China's economy is likely to grow around 10 percent this year despite a global slowdown stemming from the U.S. subprime mortgage crisis, Dominique Strauss-Kahn, managing director of the International Monetary Fund, said on Friday.
Strauss-Kahn said he had agreed with Premier Wen Jiabao and central bank governor Zhou Xiaochuan on the need for China to run a continued tight monetary policy to contain investment growth and inflation.
The inflation-adjusted exchange rate of the yuan, measured against the currencies of China's main trading partners, has been moving in the right direction recently, Strauss-Kahn told a news conference during a two-day visit to Beijing.
"However, we encourage a faster pace of appreciation that would be helpful for addressing China's key economic challenges and would also contribute to preserving global economic stability," he said in a prepared statement.
The central bank, which keeps the currency on a tight leash, let the yuan rise on Friday to 7.1760 per dollar, the highest since it was revalued by 2.1 percent in July 2005 and cut free from a dollar peg to float within narrow bands.
The yuan has now appreciated by 13 percent against the dollar since then. But it has gained much less when measured against a basket of currencies and, to the ire of European policy makers, is actually worth less against the euro than it was in July 2005.
Relations between the IMF and China have been strained since the fund introduced new currency surveillance rules last June.
Beijing objected to the rulebook, which will make it easier for the fund to determine whether a country is pursuing policies that lead to a fundamentally misaligned exchange rate in order to boost exports.
China regards the new framework as a ploy by the United States to enlist the fund in its campaign for a stronger yuan.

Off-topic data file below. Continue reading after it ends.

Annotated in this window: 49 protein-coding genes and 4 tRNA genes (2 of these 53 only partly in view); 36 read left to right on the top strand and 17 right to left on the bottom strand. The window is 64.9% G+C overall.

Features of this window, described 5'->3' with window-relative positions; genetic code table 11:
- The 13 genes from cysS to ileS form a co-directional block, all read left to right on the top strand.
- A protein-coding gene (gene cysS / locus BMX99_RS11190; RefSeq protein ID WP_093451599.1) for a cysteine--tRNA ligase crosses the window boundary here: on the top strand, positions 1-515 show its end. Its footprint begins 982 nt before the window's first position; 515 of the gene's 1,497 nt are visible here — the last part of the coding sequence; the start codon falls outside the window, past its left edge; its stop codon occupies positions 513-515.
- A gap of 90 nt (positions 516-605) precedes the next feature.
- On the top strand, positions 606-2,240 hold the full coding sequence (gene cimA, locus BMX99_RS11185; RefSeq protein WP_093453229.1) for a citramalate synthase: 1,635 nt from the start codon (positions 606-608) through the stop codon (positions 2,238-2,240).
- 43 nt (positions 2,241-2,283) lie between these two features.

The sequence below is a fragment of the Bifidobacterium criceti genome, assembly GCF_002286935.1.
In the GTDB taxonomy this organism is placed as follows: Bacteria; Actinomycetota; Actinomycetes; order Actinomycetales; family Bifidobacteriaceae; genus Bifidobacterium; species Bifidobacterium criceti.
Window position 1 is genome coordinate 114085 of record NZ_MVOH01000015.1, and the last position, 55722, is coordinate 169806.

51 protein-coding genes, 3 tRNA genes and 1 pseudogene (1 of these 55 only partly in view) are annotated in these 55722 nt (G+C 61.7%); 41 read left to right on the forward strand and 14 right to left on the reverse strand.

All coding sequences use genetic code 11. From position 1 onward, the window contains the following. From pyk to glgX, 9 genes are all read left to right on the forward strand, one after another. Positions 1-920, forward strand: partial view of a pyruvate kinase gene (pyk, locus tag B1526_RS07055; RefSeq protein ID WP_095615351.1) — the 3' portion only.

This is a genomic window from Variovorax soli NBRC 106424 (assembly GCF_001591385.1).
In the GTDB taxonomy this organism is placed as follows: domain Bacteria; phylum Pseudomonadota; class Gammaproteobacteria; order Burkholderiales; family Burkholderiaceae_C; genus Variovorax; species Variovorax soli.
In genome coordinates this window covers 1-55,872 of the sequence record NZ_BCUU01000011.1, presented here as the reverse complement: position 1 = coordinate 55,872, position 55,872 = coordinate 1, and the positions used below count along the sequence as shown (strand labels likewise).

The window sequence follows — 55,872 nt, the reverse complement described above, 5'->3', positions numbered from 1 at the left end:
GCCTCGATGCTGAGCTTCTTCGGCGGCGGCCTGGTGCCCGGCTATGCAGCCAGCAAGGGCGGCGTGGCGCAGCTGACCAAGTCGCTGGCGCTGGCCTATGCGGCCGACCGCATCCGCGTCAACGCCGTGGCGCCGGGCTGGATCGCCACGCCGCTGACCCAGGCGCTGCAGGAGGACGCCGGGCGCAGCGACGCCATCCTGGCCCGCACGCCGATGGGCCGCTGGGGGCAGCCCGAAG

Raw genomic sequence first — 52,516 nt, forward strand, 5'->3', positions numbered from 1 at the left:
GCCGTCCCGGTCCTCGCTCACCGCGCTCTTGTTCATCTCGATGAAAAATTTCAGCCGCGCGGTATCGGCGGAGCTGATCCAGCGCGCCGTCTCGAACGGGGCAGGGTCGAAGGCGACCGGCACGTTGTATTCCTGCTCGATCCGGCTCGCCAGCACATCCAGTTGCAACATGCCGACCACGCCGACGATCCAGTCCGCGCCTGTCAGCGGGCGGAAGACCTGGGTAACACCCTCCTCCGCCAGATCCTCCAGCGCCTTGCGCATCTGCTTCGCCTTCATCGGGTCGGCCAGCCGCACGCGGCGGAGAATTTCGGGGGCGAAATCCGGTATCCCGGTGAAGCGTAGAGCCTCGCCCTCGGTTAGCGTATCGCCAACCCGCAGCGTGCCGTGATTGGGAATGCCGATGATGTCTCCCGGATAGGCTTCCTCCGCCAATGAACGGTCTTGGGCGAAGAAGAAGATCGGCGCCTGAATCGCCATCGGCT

The dispute has delayed the completion of the fund's 2007 report on China detailing economic consultations between the two sides.
Strauss-Kahn sidestepped a question on whether the yuan was fundamentally misaligned, saying the decision was one for the IMF's board.
But he said he had sought to make the case to Chinese policy makers that a more flexible exchange rate would contribute both to a better-balanced Chinese economy -- with growth powered by domestic demand rather than net exports -- and to global stability.
Strong growth in China was more important than ever now that developed economies were slowing, the managing director said.
China has logged double-digit growth for the past five years. In 2007, the economy expanded 11.4 percent.
He said concerns about the impact of slower world growth were at the heart of his discussions with Wen and Zhou.
"The current financial crisis, which began in the U.S. housing market, is spreading to affect the real economy in the United States and elsewhere. There will be some impact on China, but we still expect the economy to expand by 10 percent this year," he said.